Crackdowns in Spain introduced in Ibiza and Majorca as tourists risk huge fines

British tourists enjoy the atmosphere at  the Kai Beach bar in the Levante beach promenade on May 05, 2023 in Benidorm, Spain. On May 6 King Charles III will be crowned at Westminster Abbey, as the world watches the transition of the British monarchy. (Photo by David Ramos/Getty Images)
Visitors may reportedly be fined for 'disruptive' drinking on public roads -Credit:Getty Images

Ibiza and Majorca are set to impose two new restrictions as UK tourists could potentially face hefty fines.

The Spanish islands are cracking down on rowdy visitors with curbs on street drinking and party boats. Authorities in the Balearic Islands are strengthening legislation from 2020 that already prohibits the sale of alcohol between 9:30pm and 8am.

The new legislation, which came into effect today, aims to prevent revellers from disturbing locals in Palma and Magaluf in Majorca, as well as San Antoni in Ibiza. People drinking outside of designated areas could face fines ranging from €500 to €1,500 (£430 to £1,290), report the BBC.

The crackdown also prohibits party boats from sailing within one nautical mile of some cities and towns in Majorca and Ibiza. According to the Majorca Daily Bulletin, captains are barred from picking up and dropping off passengers in these regions. Party boats had previously been banned from advertising in these areas.

Spanish government officials have stated that this move will "force a real change in the tourism model of those destinations.", reports the Mirror. This legislation will impact the millions of Brits who visit the islands annually.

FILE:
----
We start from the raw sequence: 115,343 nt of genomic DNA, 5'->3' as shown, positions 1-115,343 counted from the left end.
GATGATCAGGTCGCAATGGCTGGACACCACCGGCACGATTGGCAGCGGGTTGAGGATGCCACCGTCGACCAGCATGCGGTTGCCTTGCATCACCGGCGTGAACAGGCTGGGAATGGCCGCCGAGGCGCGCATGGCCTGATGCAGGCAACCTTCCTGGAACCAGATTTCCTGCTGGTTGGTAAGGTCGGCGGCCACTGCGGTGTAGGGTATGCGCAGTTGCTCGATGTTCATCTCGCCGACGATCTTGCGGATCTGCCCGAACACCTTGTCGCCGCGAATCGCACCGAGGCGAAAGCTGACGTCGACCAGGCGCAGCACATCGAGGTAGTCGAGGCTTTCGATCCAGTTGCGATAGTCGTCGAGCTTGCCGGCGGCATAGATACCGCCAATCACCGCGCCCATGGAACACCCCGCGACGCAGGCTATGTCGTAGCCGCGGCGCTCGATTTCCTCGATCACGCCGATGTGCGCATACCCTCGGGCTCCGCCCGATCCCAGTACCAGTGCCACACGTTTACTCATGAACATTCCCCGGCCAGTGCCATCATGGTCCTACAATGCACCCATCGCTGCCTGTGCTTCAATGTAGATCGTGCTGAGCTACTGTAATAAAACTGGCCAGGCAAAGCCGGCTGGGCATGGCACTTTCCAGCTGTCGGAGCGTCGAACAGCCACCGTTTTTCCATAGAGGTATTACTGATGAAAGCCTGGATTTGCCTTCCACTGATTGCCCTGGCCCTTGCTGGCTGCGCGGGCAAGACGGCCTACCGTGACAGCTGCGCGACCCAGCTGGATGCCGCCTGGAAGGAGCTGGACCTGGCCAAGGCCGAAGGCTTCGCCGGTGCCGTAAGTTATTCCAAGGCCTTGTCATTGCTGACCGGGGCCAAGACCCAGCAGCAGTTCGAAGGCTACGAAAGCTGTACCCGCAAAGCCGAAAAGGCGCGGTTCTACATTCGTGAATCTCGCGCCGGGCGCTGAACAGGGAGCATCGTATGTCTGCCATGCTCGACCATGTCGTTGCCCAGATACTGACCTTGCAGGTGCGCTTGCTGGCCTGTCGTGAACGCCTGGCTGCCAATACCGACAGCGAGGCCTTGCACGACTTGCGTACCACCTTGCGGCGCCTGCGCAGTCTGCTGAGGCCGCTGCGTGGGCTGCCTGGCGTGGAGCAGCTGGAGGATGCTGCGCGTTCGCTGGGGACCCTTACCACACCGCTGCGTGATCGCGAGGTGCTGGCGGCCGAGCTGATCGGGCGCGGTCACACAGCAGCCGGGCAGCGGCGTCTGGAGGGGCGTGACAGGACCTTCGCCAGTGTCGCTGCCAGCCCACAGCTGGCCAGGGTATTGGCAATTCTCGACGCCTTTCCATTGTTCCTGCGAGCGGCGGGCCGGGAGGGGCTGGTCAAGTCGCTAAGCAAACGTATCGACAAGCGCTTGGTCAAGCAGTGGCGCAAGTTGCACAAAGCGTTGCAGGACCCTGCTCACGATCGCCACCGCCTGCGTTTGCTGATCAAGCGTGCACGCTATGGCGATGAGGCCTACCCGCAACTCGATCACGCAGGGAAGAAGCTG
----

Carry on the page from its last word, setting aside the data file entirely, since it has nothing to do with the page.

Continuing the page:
MAGALUF, SPAIN - JUNE 30: Tourists visit the popular Punta Ballena strip on June 30, 2019 in Magaluf, Spain. Magaluf, where most of the nightclubs and bars are located, is one of the main destinations for British tourists during the summer season. (Photo by Clara Margais/Getty Images)
Tourists face fresh restrictions in Ibiza and Majorca -Credit:Getty Images

Luis Pomar, a press officer for the Balearic Islands tourism council, told the BBC that the 2020 law had curbed unruly behaviour. He expressed his belief that the law would not be necessary "in three to four years, if we instil in people how to behave."

The new ordinance will be in effect until December 31, 2027, at which point authorities hope it'll no longer be needed. Mayor of Palma, Jaime Martinez, one of their main aims is to "correct uncivil attitudes", reports Sky News.

Several businesses have voiced concerns that the law may result in Brits and other holiday-goers opting for other resorts with looser restrictions. Nevertheless, officials are standing firm, claiming that such measures are pivotal to curbing unruly tourists.

The changes in law coincide with grievances from residents of Tenerife - holiday hotspot in the Canary Islands - about "excessive tourism". Visitors have woken to graffiti messages telling them to "go home".

Just last month, an estimated crowd of 50,000 locals participated in demonstrations against the influx of tourists. Clips of thousands chanting "Si vivimos del turismo por que no somos ricos? " - Spanish for "If we are living from tourism then why are we not rich? " - circulated through social media platforms, amplifying the plight of the Canaries.

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